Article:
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    Coldplay Review: Prospekt's March EP

    prospektsmarchep2.jpgHere's another online review for the new year of Coldplay's new EP, Prospekt's March:


    Coldplay’s latest EP is simply an extension of Viva La Vida and a darn good one at that. I reported a while back how you could purchase this album for 99 cents which is amazingly cheap, but by no means is that a reflection of the quality of this album. In fact, that’s pretty much a steal for this new 8 song EP they’re calling Prospekt’s March.


    Prospket’s March is, like I said, really a continuation of the great writing from their latest full length Viva La Vida. But instead of doing a general album review I thought it would be best to break this little EP down track-by-track to give you a heads up on what to expect from each song. Don’t worry, I’m not going to make this long, but hopefully it will entice you pick this great little EP up at your favorite record store.

    Track 1: Life in Technicolor ii

    A revised version of the first track on Viva La Vida with some added vocals. They’ve done a great job incorporating a good melody and vibe with the vocals and I think it’s a great fit for this track. Though I really enjoy the strings and vibe of the mainly instrumental version, I think this vocalized version could easily replace the original with no hard feelings.


    Track 2: Postcards From Far Away

    This is the shortest song on the EP coming in at 48 seconds. It’s a little hard for me to say much on this piano driven track. More than anything I feel like it’s one of those “sleepy-time” tracks you play for a baby to fall asleep to–it’s short, but sweet.


    Track 3: Glass of Water

    This is the first new full-length new song on the EP. The driving down-strum verses lead into a semi off-beat chorus that simply rocks. The timing and feel of this song is different than the majority of Viva La Vida but definitely is a great addition to Coldplay’s sound. I wouldn’t be surprised if this song got released as a new single here in the near future.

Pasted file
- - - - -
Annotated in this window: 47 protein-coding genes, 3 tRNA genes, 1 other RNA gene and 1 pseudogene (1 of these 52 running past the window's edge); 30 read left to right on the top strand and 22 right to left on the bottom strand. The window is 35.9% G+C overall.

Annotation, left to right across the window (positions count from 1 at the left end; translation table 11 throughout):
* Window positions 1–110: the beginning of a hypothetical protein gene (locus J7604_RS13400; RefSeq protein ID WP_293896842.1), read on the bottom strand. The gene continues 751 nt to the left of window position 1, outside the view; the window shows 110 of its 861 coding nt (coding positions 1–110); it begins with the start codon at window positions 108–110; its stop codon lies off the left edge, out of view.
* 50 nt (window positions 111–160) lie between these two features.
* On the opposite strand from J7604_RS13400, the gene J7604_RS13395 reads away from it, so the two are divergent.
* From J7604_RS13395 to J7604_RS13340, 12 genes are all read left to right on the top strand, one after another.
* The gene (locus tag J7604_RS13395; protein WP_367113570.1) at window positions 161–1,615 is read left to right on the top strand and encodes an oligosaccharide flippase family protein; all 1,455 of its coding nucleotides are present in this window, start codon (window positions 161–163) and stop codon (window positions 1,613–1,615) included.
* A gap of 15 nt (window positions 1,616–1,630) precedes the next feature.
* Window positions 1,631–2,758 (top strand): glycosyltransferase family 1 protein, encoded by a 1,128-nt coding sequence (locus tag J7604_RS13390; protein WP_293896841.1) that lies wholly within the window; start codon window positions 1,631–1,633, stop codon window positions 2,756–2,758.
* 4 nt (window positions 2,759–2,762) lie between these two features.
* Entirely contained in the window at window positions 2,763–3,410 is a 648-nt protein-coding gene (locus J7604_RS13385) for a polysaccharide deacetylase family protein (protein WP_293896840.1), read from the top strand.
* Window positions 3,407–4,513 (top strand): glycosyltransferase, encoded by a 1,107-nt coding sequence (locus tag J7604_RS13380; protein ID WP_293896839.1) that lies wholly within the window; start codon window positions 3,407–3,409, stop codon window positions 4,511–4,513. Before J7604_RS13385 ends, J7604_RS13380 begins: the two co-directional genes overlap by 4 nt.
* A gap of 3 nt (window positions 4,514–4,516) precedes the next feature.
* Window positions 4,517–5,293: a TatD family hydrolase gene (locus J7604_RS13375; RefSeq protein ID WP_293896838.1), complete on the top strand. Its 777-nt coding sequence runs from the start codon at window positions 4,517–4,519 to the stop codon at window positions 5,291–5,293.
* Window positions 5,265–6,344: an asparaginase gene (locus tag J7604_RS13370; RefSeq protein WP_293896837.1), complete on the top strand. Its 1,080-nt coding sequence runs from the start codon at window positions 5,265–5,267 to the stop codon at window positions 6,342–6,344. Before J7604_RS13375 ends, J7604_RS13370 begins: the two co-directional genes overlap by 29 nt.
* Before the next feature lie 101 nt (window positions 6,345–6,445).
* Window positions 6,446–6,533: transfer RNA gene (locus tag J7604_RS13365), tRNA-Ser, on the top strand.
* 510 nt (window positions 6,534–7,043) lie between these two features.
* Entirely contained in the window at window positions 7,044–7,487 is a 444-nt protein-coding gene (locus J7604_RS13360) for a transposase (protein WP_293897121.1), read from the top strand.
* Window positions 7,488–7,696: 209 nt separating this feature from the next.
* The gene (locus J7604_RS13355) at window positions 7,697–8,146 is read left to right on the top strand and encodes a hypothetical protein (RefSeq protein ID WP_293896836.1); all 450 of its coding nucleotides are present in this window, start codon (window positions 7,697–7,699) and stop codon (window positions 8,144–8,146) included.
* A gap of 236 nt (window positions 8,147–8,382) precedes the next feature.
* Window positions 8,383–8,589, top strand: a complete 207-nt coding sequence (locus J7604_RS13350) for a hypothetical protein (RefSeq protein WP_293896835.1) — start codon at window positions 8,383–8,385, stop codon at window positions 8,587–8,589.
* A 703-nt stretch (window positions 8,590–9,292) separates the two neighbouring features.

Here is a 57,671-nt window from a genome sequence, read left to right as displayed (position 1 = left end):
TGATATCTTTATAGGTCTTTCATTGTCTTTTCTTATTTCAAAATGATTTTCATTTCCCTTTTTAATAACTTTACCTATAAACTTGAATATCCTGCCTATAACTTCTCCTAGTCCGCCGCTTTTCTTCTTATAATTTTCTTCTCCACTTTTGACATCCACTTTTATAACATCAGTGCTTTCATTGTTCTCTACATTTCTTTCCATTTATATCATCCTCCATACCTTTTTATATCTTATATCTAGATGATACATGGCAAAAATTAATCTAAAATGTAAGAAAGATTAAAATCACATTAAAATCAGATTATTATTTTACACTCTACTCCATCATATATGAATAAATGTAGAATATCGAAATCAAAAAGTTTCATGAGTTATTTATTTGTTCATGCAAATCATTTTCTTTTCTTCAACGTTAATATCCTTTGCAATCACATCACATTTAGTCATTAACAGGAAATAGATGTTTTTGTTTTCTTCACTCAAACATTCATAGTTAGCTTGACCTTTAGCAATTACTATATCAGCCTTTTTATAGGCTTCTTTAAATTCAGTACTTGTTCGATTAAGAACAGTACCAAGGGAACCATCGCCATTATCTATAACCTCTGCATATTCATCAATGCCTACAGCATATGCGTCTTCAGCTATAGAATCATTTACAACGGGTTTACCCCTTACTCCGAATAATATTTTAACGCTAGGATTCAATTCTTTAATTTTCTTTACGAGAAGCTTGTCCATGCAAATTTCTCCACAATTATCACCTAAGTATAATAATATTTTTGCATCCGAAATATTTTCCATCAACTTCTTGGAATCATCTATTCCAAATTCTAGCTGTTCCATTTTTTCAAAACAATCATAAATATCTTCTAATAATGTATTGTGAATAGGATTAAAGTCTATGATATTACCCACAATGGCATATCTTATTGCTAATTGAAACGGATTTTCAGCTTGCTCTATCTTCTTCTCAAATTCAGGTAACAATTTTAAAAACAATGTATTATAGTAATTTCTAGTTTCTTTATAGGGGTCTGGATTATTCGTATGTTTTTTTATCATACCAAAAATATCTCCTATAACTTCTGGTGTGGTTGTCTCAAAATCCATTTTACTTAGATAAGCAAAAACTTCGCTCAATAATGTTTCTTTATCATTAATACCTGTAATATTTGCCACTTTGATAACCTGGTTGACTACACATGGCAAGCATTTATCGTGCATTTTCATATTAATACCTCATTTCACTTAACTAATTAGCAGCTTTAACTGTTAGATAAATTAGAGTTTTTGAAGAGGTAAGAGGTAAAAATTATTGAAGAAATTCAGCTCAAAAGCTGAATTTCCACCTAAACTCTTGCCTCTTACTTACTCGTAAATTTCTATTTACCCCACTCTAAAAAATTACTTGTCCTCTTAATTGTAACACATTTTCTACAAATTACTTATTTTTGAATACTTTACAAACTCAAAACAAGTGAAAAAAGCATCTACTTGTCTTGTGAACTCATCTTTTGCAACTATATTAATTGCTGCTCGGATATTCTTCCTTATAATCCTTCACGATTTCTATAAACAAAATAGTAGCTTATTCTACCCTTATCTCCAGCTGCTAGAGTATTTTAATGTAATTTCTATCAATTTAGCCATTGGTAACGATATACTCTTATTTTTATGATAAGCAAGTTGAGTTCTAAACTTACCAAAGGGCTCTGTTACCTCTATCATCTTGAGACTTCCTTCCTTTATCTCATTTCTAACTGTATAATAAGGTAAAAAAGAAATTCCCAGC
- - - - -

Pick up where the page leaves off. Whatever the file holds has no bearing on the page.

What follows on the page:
Track 4: Rainy Day

    Sometimes titling a song “Rainy Day” would elude that the song is chill or slow, but that’s not what this song is about. Think of it more like rain is starting to fall on dry, parched land and the rain creates a beat as it falls. This is the kind of song you put on a commercial with a fun, young couple playing in puddles. It’s simple and unique and it doesn’t blow me away, but it doesn’t keep me away either.


    Track 5: Prospekt’s March/Poppyfields

    The title track from the EP is a good change of pace. It’s a slower song that’s quite reminiscent of their earlier work on the albums Parachutes and A Rush of Blood to the Head. Nothing too surprising on the style here as it’s a vocal driven track with some light acoustic and a very airy vibe.


    Track 6: Lost+ (With Jay-Z)

    The song is the exact same version of “Lost” that you’ll find on Viva La Vida, with the exception of a few new verses from Jay-Z. I wasn’t sure how I was going to feel about a rap part in a Coldplay song, but this is actually pretty well done. It’s a good change for the song and Jay-Z delivers well–we’ll keep it.


    Track 7: Lovers In Japan (Osaka Sun Mix)

    I’ve attempted to compare this track with the “Lovers in Japan” on Viva La Vida and I can’t find many differences between the two tracks, other than two things. First, this is no longer a combo track with “Reign of Love” and secondly, there’s a slight pause in the song with some distant background vocals. Don’t expect a wild remix, it doesn’t exist.


    Track 8: Now My Feet Wont Touch The Ground

    Another strictly acoustic song that I am enjoying. Reminds me of an old gospel song that might be sung from the porch swing. It’s also reminiscent of “Til Kingdom Come” from X & Y, though arguably not nearly as catchy. With limited production, a solo acoustic, and some nice simple melody, this two and a half minute song is a nice way to end.


    Source: evadethenoise.com


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